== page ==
New faces: Noah Snyder-Mackler

New contributor Noah Snyder-Mackler.

New contributor Noah Snyder-Mackler.

This week we’re pleased to welcome a big group of new contributors to the blog. By way of introduction, I asked each of them to answer a few quick questions about him- or herself. —Jeremy

Who are you? Is this an existential question? I guess my answer is that I’m Noah Snyder-Mackler – a researcher who studies non-human primate genetics and genomics at Duke University, but that’s not that deep, is it? A bit more: I received my BA in Psychology from the University of Pennsylvania in 2007 and my PhD from the same department and institution in 2012. My dissertation work focused on understanding social and genetic structure of the complex society of the gelada monkey.

Where are you? This one is definitely easier to answer than “Who am I?”. I’m currently a postdoc in Jenny Tung’s lab in the Department of Evolutionary Anthropology at Duke University.

What do you study? My cocktail party answer is: I study why stress is bad for you and why having good friends helps alleviate some of the negative effects of stress.

The more detailed answer is: I study why humans and non-human primates are so prosocial and how this confers benefits to health and fitness  – particularly when individuals are faced with acute and chronic stress. To do so, I integrate theory and observational methods from behavioral ecology with cutting-edge genomics tools – such as RNA-seq and ATAC-seq. My work mainly involves three non-human primate species: rhesus macaques – in captivity and free-ranging on the island of Cayo Santiago; yellow baboons – in collaboration with the Amboseli Baboon Research Project; and gelada monkeys – in collaboration with the University of Michigan Gelada Research Project. In the wild populations primary tissue is hard to come by – so I work mainly with fecal-derived DNA samples. In captivity – we’re able to easily obtain primary white blood cells, which are perfect for addressing the question of how stress and social behaviors “get under the skin” to affect health and fitness.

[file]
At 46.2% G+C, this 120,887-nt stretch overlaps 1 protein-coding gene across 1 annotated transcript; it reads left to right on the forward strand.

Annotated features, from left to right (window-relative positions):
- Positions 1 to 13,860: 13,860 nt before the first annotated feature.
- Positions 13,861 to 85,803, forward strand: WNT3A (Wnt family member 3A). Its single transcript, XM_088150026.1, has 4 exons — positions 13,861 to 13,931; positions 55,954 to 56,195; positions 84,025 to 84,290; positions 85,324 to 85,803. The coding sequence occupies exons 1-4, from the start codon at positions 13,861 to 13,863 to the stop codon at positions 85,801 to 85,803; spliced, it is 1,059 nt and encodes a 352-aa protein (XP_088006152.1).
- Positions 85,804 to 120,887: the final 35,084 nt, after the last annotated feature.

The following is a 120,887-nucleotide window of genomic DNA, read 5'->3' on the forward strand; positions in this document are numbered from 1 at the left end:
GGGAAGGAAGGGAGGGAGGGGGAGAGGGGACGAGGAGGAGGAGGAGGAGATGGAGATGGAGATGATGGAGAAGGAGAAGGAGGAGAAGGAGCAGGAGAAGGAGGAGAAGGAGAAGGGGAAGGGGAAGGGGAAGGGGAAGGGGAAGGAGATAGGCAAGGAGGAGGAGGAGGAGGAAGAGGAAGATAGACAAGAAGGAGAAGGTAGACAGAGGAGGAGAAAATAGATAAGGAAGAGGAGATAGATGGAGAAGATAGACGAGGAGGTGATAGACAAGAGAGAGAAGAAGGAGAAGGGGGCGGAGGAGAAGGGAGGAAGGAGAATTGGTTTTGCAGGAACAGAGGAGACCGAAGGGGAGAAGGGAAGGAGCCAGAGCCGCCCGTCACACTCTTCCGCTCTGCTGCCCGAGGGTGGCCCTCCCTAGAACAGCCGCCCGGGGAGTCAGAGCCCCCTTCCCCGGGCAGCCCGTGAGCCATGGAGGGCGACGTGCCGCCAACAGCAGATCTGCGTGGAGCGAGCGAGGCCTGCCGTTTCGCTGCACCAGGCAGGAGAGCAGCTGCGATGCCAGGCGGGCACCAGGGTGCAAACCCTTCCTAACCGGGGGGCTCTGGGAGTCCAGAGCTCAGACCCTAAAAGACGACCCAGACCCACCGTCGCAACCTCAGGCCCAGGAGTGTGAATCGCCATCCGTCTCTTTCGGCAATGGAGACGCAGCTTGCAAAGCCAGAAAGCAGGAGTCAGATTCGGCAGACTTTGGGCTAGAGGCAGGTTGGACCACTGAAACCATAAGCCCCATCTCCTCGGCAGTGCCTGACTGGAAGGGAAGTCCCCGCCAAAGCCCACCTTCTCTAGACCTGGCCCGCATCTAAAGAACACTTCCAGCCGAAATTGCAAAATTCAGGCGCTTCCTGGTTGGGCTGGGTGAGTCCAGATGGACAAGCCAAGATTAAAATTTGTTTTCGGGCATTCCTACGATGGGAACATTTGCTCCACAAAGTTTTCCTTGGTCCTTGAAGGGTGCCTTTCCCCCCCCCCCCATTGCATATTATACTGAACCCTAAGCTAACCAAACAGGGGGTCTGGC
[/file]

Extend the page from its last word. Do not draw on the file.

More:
What do you do when you’re not studying it? When I’m not working – I can be found pretending to know how to grow a successful vegetable garden, playing soccer or basketball, watching sports, talking to my dog like he is a person, brushing up on my hip hop dance moves, being a snob about beer, and cooking delicious food with my girlfriend.

About Jeremy Yoder

Jeremy Yoder is an Assistant Professor of Biology at California State University, Northridge. He also blogs at Denim and Tweed, and tweets under the handle @jbyoder.
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